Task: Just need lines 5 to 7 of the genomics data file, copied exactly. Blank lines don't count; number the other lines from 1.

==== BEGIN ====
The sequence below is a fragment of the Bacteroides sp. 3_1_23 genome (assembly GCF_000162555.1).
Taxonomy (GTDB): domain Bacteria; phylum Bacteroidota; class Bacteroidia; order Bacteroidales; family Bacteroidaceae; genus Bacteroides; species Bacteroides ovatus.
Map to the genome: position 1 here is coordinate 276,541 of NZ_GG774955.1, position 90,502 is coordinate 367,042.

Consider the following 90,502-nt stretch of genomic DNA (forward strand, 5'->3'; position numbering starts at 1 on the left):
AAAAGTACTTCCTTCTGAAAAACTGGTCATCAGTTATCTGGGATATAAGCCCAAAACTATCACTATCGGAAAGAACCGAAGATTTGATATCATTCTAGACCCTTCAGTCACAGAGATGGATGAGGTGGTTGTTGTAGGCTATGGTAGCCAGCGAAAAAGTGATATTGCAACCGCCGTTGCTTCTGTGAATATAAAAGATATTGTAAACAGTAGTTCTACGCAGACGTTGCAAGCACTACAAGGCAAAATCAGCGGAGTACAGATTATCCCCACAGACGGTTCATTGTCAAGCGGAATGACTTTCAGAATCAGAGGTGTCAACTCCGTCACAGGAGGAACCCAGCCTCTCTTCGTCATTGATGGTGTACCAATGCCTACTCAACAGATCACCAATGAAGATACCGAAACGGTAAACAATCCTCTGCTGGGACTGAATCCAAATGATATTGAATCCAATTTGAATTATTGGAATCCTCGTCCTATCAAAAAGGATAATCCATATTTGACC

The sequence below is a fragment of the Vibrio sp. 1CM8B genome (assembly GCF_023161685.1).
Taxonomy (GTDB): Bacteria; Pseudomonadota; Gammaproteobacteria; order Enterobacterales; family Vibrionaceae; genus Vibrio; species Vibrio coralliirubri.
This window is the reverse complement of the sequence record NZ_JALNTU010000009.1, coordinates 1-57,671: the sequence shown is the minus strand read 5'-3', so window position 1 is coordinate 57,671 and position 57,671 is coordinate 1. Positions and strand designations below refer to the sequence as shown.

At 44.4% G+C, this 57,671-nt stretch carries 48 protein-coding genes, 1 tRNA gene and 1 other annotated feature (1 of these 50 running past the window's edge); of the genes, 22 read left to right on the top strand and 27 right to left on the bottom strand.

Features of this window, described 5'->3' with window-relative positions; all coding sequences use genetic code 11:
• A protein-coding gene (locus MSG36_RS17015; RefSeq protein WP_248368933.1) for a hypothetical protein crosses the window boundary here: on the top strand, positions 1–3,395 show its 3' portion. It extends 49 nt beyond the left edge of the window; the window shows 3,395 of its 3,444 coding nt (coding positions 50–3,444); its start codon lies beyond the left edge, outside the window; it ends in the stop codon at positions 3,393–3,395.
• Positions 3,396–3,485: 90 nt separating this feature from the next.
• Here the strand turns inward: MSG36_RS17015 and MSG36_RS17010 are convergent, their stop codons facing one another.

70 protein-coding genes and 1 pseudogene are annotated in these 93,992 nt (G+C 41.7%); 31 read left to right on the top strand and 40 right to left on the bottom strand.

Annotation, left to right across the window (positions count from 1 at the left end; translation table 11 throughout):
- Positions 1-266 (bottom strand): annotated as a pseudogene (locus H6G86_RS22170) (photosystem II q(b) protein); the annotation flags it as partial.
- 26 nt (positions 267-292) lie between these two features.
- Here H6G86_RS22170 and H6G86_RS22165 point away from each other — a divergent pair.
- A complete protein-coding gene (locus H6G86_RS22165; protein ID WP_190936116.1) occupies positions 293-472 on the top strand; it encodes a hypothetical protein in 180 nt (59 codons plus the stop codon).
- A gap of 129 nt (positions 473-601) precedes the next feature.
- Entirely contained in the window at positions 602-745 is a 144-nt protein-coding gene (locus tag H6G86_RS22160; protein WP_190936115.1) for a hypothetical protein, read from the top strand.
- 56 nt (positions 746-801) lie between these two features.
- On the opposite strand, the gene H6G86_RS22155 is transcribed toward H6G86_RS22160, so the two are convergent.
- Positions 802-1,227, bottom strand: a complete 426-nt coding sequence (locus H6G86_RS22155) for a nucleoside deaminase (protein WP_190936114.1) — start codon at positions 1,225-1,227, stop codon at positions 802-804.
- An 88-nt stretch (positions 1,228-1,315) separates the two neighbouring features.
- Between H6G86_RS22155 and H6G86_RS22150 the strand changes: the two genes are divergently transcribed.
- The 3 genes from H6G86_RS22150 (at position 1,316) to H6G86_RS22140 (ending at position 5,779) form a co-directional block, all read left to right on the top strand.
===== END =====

AAAAGTACTTCCTTCTGAAAAACTGGTCATCAGTTATCTGGGATATAAGCCCAAAACTATCACTATCGGAAAGAACCGAAGATTTGATATCATTCTAGACCCTTCAGTCACAGAGATGGATGAGGTGGTTGTTGTAGGCTATGGTAGCCAGCGAAAAAGTGATATTGCAACCGCCGTTGCTTCTGTGAATATAAAAGATATTGTAAACAGTAGTTCTACGCAGACGTTGCAAGCACTACAAGGCAAAATCAGCGGAGTACAGATTATCCCCACAGACGGTTCATTGTCAAGCGGAATGACTTTCAGAATCAGAGGTGTCAACTCCGTCACAGGAGGAACCCAGCCTCTCTTCGTCATTGATGGTGTACCAATGCCTACTCAACAGATCACCAATGAAGATACCGAAACGGTAAACAATCCTCTGCTGGGACTGAATCCAAATGATATTGAATCCAATTTGAATTATTGGAATCCTCGTCCTATCAAAAAGGATAATCCATATTTGACC

The sequence below is a fragment of the Vibrio sp. 1CM8B genome (assembly GCF_023161685.1).
Taxonomy (GTDB): Bacteria; Pseudomonadota; Gammaproteobacteria; order Enterobacterales; family Vibrionaceae; genus Vibrio; species Vibrio coralliirubri.